10 ways to stay on top of your cash flow

24.05.2017

More businesses suffer demise due to cash flow problems than anything else.

Credit Control

“The creditor hath a better memory than the debtors.”  James Howell. 

It’s all about getting paid as soon possible and to do that you need to have procedures in place:

Set clear payment terms and credit limits for your customers.

Send out invoices on time.

Firmly chase all debts when they’re due.

Stop offering credit to bad payers.

Sales Forecasting

 “Life is just a series of peaks and troughs, and you don’t know whether you’re in a trough until you’re climbing out, or on a peak until you’re coming down.”  David Brent.

By predicting what’s ahead you can be well prepared for leaner times.

As you have a month’s sales behind you begin to forecast your cash flow.

Using your market knowledge consider the external factors that can affect your cash such as the economy and your competition.

Exercise restraint and avoid unpleasant surprises.

Cutting needless costs and reducing spend

“Whoever has the gold makes all the rules.” The Golden Rule.

Examine every purchase and know where every bit of cash is coming from.

Always get value for money and shop around.

Evaluate what you really need.

Attach a value to what you’ll derive from the purchase.

Negotiate good terms with suppliers

“The buyer needs a hundred eyes; the seller but one.”  Italian proverb.

It’s worth inquiring if you can extend your payment terms.

Why pay your bill in 30 days if you can settle your bill in 90.

Hold on to your money longer if it helps to regulate your cash flow.

Set up regular payment plans for large orders rather than releasing a large sum of capital.

Managing stock

“It is always wise to look ahead, but difficult to look further than you can see.” Sir Winston Churchill.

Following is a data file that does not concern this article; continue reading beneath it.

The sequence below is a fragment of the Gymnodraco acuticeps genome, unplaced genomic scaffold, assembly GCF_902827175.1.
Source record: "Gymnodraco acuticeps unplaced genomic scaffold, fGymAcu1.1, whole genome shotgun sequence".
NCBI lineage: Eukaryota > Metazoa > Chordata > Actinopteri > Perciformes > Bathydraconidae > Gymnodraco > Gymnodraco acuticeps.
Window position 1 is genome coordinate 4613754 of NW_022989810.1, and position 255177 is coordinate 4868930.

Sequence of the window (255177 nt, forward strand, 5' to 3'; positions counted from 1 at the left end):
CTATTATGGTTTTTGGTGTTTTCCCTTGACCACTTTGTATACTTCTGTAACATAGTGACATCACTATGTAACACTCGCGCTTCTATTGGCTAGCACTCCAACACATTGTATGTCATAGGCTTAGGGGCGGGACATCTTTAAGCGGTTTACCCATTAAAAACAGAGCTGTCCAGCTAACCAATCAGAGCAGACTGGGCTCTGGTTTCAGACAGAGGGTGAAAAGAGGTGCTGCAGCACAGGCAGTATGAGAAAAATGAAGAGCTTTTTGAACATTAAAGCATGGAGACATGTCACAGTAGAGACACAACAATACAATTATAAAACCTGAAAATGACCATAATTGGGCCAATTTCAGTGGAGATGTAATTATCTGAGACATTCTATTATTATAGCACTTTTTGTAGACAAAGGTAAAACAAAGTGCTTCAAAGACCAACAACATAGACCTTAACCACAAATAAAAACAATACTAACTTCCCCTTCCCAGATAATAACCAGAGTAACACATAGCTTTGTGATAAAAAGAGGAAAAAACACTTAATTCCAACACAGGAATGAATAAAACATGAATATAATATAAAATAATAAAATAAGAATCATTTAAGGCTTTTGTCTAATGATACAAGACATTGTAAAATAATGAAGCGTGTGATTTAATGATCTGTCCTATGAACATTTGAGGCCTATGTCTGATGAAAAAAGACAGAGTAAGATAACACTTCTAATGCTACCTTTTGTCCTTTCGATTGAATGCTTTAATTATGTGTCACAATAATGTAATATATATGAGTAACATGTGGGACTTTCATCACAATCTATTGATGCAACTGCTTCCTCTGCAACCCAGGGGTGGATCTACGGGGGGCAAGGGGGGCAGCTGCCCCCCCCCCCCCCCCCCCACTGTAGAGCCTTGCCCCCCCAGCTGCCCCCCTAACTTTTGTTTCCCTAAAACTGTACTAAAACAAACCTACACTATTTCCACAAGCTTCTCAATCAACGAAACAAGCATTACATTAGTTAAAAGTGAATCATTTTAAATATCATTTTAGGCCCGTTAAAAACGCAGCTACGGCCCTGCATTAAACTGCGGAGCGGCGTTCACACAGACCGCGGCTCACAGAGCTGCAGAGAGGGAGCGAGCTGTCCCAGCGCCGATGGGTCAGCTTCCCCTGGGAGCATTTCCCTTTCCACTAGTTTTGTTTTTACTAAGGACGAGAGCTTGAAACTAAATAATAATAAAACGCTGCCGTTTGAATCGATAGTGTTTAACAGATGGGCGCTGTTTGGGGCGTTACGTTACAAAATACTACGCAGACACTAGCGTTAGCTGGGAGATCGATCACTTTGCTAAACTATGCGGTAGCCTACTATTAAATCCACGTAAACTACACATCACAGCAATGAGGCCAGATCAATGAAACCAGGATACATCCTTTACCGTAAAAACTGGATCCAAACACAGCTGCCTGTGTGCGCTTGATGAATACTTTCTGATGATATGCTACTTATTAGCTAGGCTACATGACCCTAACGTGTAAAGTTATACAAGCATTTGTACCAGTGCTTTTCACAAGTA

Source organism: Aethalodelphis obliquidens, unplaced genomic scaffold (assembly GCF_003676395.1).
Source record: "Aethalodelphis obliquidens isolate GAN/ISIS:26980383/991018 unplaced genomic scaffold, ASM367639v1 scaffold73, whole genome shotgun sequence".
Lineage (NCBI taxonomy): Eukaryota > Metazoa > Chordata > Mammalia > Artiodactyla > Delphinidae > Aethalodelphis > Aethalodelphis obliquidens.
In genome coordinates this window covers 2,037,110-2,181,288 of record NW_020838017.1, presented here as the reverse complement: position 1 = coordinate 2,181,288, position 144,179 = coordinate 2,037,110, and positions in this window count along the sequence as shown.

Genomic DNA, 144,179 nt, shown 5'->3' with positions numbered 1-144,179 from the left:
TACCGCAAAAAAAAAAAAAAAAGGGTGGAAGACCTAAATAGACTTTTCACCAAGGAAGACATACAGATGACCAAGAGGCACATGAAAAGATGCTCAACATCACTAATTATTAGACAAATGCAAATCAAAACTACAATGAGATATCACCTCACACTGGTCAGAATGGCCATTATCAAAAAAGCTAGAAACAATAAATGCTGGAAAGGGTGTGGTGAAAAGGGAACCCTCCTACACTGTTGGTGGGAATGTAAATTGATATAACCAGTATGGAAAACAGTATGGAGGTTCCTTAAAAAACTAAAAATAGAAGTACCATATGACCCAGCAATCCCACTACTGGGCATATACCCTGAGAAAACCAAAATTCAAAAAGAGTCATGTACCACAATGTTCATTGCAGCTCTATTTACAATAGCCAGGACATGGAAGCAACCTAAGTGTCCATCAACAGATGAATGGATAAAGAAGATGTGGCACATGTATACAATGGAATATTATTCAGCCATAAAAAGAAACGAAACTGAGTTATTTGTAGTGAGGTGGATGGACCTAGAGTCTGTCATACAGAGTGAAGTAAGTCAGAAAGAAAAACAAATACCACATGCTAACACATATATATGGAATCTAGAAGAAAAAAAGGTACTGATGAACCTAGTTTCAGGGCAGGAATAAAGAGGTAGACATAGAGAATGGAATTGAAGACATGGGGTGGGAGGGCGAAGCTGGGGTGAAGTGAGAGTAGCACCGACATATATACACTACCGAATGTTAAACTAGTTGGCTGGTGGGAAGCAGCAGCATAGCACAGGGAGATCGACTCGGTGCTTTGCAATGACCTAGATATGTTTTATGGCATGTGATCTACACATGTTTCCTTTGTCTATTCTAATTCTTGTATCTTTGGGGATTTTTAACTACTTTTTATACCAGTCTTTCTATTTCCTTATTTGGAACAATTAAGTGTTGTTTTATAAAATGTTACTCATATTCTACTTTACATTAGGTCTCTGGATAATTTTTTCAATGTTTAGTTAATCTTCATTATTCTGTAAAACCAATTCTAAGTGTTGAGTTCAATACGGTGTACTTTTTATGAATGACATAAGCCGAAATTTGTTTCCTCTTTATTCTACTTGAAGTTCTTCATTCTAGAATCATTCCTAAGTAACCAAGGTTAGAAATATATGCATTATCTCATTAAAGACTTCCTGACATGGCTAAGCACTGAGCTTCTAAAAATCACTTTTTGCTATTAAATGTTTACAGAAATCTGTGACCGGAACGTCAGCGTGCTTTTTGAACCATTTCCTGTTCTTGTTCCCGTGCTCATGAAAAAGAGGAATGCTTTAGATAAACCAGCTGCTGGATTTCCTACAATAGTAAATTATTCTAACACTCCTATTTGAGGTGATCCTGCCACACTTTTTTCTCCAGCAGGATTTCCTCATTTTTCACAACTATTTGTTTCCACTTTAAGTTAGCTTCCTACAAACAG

It’s important to monitor your stock closely and order only what you need.

Work out what sells quickly and what you can make the most profit on.

Don’t tie up your funds in slow moving items.

Sell off old or outdated stock for a quick cash injection.

There’s a trade off between customer service and demand versus capital tied up in a warehouse.

Don’t tie up cash

“Finance is the art of passing currency from hand to hand until it finally disappears.” Robert W. Sarnoff.

 Spend wisely and don’t be tempted to splash out on new equipment when the orders are coming in.

When you’re buying assets consider asking for payment terms.

Try and hold on to liquid cash.

Keep on good terms with lenders

“The two most beautiful words in the English language are ‘cheque enclosed’” Dorothy Parker.

It always pays to keep on the right side of the bank.

Don’t bury your head in the sand.

Keep your books up to date so you can show your figures.

If you’re struggling with repayments talk to your lender.

Ask what non financial support and advice your bank can provide you with.

Invoice discounting

“Let us all be happy, and live within our means, even if we have to borrow the money to do it with.”  Artemus Ward.

One way to control cash flow is to utilise invoice discounting where a third party buys your invoice and releases cash based on its value.

Some lenders will give you up to 90% of the invoice amount.

Fees may be high so shop around.

Use this option in the short term only!

Spotting the warning signs

“Trying to predict the future is like trying to drive down a country road at night with no lights while looking out the back window.” Peter Drucker.

Don’t ignore the warning signs! It’s easier to work out payment terms before you build up debt.  Classic signs that your cash flow is suffering could be:

A drop in turnover

Customers taking longer to pay

Late penalties incurred by HMRC

Being forced to settle supplier invoices later than usual

Be realistic about your business

“The best preparation for tomorrow is to do today’s work superbly well.” Sir William Osler.

Sometimes you need to take a step back and take an overview and ask yourself a few questions.

Why am I always struggling?

Why is my cash flow statement poor?

Are my sales too low?

Are my products priced correctly?

Can my credit control be more efficient?